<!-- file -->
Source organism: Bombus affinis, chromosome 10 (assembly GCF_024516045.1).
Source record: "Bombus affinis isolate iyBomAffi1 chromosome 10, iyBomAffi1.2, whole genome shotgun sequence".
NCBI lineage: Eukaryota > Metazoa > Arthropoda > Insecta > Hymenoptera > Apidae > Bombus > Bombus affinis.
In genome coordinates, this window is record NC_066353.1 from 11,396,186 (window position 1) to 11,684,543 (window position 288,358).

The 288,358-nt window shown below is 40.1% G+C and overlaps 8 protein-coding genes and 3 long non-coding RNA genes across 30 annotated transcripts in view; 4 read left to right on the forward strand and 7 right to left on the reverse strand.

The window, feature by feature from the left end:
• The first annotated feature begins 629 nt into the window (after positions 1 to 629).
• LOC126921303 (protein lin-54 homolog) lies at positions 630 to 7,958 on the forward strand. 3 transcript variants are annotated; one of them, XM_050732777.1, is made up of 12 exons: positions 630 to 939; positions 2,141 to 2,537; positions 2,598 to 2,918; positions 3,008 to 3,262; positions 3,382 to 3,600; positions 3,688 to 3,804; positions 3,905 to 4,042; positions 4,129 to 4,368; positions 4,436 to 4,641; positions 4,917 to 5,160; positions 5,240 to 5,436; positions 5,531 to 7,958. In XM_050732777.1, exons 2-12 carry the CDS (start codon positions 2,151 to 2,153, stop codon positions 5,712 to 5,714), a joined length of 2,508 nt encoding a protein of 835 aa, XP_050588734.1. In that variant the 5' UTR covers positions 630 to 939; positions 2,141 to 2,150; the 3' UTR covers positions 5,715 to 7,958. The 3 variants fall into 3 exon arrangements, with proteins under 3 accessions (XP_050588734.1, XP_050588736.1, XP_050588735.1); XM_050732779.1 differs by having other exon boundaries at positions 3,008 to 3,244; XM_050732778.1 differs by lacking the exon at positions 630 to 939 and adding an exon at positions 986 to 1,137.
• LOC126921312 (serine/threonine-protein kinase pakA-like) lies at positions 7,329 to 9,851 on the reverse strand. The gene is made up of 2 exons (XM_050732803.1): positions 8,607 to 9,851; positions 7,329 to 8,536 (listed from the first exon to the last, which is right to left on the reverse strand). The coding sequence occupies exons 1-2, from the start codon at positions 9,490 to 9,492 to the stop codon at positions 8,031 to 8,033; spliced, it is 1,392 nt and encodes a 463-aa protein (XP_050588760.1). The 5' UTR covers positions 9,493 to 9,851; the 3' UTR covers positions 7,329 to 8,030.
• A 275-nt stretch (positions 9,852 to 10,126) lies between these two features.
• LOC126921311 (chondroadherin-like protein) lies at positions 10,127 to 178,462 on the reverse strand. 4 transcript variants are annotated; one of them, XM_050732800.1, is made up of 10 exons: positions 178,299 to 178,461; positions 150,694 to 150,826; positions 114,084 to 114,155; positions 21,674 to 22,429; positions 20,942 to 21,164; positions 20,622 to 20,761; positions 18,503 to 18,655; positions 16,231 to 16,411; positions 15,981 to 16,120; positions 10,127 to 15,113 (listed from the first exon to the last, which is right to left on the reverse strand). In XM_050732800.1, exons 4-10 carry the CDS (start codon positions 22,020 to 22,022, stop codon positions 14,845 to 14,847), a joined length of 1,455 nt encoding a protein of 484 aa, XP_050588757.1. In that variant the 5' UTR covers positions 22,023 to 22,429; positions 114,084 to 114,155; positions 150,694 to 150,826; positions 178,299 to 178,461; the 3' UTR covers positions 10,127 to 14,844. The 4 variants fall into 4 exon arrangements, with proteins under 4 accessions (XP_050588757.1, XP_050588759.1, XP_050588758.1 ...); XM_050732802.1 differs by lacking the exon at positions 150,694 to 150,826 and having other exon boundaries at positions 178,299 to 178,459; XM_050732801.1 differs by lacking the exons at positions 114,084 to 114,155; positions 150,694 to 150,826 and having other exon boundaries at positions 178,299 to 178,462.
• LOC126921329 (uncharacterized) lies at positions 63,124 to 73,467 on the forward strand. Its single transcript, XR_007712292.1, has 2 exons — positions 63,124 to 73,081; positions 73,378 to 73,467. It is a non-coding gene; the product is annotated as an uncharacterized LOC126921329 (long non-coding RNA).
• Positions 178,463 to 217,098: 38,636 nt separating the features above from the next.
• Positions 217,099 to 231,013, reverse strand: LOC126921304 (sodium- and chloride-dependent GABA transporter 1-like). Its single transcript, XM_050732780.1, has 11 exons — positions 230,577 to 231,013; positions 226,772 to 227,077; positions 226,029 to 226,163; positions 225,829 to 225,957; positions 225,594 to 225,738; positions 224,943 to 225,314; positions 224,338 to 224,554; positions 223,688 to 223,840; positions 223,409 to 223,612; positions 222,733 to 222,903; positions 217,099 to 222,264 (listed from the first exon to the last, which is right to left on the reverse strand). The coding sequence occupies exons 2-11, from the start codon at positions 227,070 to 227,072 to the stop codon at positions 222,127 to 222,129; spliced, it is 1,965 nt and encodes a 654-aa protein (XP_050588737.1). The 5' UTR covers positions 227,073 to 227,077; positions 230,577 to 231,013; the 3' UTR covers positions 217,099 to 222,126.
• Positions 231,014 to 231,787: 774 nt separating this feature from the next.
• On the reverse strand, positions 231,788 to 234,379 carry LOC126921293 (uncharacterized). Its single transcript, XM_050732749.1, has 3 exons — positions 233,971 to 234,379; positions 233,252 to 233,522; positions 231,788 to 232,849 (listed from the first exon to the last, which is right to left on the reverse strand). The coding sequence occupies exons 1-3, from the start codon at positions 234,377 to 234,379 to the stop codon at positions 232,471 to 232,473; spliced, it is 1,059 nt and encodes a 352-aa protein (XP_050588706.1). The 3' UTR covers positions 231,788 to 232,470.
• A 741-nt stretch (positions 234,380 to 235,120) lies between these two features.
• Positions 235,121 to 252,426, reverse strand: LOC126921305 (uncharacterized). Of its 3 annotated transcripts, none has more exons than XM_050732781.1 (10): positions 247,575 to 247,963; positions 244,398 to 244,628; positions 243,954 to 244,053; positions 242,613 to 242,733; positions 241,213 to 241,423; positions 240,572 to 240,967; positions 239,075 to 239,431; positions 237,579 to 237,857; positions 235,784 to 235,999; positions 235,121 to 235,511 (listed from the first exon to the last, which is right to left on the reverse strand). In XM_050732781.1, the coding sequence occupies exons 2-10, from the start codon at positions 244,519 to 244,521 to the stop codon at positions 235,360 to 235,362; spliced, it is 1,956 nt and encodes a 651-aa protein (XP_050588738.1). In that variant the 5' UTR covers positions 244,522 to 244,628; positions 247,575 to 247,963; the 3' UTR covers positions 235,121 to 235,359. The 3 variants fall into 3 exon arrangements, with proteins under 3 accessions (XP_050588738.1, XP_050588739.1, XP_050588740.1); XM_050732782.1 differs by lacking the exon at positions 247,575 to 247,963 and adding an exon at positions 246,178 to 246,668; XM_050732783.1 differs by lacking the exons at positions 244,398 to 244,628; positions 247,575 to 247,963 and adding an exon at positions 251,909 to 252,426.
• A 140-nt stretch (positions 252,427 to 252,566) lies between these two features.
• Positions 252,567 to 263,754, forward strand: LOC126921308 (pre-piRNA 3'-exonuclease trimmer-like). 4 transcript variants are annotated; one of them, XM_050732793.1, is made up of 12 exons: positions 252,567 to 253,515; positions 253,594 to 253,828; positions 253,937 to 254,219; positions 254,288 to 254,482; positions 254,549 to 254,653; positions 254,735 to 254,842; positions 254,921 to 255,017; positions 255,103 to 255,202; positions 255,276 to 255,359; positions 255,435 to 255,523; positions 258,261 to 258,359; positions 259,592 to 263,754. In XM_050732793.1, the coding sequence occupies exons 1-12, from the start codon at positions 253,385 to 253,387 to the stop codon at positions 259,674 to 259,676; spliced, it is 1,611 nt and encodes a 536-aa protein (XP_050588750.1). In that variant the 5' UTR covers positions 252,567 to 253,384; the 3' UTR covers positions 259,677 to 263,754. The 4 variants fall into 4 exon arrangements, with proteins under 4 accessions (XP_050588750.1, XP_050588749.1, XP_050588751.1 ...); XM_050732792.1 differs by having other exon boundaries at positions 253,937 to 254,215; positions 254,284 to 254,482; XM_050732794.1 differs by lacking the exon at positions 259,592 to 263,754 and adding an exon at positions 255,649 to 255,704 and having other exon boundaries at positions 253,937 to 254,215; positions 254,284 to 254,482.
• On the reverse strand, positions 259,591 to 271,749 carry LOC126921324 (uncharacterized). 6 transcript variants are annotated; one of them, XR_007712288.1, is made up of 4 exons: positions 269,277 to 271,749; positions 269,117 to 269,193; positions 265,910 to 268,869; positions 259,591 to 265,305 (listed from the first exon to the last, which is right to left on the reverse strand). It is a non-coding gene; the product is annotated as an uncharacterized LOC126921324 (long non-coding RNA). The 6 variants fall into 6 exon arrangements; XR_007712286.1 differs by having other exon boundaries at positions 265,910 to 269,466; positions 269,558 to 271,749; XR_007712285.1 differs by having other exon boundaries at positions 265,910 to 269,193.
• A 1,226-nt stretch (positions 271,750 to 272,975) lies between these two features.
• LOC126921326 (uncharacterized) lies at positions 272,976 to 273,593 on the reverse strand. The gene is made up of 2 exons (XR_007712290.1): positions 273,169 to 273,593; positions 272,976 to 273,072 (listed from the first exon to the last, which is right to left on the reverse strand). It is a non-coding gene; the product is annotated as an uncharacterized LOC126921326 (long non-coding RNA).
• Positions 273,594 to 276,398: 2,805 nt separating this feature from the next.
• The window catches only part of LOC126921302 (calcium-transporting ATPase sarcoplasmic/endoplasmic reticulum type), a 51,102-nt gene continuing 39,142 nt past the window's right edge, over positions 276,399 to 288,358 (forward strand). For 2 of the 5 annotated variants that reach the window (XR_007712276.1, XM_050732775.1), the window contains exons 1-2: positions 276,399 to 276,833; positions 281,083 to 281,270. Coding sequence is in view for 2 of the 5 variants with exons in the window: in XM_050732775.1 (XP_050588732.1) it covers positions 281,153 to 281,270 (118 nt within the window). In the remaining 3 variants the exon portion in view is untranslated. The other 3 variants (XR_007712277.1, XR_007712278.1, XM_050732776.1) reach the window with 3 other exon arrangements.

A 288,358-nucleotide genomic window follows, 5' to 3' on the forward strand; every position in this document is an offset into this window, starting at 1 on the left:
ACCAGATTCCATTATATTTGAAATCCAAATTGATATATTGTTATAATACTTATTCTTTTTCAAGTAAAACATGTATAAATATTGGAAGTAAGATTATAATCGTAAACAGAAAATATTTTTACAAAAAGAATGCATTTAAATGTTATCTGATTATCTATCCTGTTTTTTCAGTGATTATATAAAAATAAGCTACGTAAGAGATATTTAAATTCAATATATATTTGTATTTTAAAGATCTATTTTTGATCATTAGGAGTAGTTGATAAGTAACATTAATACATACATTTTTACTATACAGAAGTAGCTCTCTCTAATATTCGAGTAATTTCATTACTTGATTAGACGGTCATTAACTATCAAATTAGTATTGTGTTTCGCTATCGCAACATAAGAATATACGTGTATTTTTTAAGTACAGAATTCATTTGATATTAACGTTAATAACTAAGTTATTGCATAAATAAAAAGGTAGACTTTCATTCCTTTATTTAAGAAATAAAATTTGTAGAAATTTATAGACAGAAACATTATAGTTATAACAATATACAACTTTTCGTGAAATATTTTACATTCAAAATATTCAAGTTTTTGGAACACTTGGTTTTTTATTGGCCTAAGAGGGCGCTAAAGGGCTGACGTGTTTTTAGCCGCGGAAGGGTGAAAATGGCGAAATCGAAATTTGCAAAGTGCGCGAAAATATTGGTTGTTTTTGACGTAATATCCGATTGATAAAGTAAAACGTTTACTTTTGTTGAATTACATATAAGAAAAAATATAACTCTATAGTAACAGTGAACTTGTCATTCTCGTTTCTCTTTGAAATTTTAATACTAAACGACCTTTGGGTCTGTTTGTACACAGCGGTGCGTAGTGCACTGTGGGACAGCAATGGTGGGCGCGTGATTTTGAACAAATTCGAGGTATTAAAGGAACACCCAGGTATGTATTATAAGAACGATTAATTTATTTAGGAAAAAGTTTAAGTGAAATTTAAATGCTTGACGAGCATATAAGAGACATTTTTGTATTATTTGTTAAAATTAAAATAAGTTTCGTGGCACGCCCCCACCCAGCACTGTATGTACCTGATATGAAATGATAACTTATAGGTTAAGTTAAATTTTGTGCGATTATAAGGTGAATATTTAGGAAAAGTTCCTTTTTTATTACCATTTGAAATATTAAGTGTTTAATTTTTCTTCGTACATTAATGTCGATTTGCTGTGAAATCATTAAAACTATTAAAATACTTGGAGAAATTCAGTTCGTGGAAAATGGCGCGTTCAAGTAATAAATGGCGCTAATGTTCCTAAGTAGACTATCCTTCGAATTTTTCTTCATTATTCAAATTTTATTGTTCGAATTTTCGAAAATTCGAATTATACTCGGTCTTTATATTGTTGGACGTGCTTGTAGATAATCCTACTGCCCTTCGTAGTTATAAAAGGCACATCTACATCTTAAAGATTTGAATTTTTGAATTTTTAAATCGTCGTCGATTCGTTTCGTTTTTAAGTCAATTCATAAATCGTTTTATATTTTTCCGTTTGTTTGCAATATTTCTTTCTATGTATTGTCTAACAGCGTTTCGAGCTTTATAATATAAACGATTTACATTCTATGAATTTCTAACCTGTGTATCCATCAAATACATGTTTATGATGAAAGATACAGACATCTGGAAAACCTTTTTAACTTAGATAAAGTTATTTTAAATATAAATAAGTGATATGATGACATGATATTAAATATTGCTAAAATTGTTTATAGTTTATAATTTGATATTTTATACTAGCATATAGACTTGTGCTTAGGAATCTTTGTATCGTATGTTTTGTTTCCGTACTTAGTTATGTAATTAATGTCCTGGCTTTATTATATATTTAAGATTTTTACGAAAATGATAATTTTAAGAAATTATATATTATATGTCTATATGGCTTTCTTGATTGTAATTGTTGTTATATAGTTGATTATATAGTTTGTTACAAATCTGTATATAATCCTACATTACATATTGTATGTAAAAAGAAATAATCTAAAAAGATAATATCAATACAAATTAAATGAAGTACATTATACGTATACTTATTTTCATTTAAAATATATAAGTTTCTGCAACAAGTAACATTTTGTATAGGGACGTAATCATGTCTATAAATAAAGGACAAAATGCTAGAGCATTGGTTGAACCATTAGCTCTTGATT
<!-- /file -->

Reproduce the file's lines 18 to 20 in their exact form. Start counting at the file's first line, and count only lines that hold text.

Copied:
• Positions 235,121 to 252,426, reverse strand: LOC126921305 (uncharacterized). Of its 3 annotated transcripts, none has more exons than XM_050732781.1 (10): positions 247,575 to 247,963; positions 244,398 to 244,628; positions 243,954 to 244,053; positions 242,613 to 242,733; positions 241,213 to 241,423; positions 240,572 to 240,967; positions 239,075 to 239,431; positions 237,579 to 237,857; positions 235,784 to 235,999; positions 235,121 to 235,511 (listed from the first exon to the last, which is right to left on the reverse strand). In XM_050732781.1, the coding sequence occupies exons 2-10, from the start codon at positions 244,519 to 244,521 to the stop codon at positions 235,360 to 235,362; spliced, it is 1,956 nt and encodes a 651-aa protein (XP_050588738.1). In that variant the 5' UTR covers positions 244,522 to 244,628; positions 247,575 to 247,963; the 3' UTR covers positions 235,121 to 235,359. The 3 variants fall into 3 exon arrangements, with proteins under 3 accessions (XP_050588738.1, XP_050588739.1, XP_050588740.1); XM_050732782.1 differs by lacking the exon at positions 247,575 to 247,963 and adding an exon at positions 246,178 to 246,668; XM_050732783.1 differs by lacking the exons at positions 244,398 to 244,628; positions 247,575 to 247,963 and adding an exon at positions 251,909 to 252,426.
• A 140-nt stretch (positions 252,427 to 252,566) lies between these two features.
• Positions 252,567 to 263,754, forward strand: LOC126921308 (pre-piRNA 3'-exonuclease trimmer-like). 4 transcript variants are annotated; one of them, XM_050732793.1, is made up of 12 exons: positions 252,567 to 253,515; positions 253,594 to 253,828; positions 253,937 to 254,219; positions 254,288 to 254,482; positions 254,549 to 254,653; positions 254,735 to 254,842; positions 254,921 to 255,017; positions 255,103 to 255,202; positions 255,276 to 255,359; positions 255,435 to 255,523; positions 258,261 to 258,359; positions 259,592 to 263,754. In XM_050732793.1, the coding sequence occupies exons 1-12, from the start codon at positions 253,385 to 253,387 to the stop codon at positions 259,674 to 259,676; spliced, it is 1,611 nt and encodes a 536-aa protein (XP_050588750.1). In that variant the 5' UTR covers positions 252,567 to 253,384; the 3' UTR covers positions 259,677 to 263,754. The 4 variants fall into 4 exon arrangements, with proteins under 4 accessions (XP_050588750.1, XP_050588749.1, XP_050588751.1 ...); XM_050732792.1 differs by having other exon boundaries at positions 253,937 to 254,215; positions 254,284 to 254,482; XM_050732794.1 differs by lacking the exon at positions 259,592 to 263,754 and adding an exon at positions 255,649 to 255,704 and having other exon boundaries at positions 253,937 to 254,215; positions 254,284 to 254,482.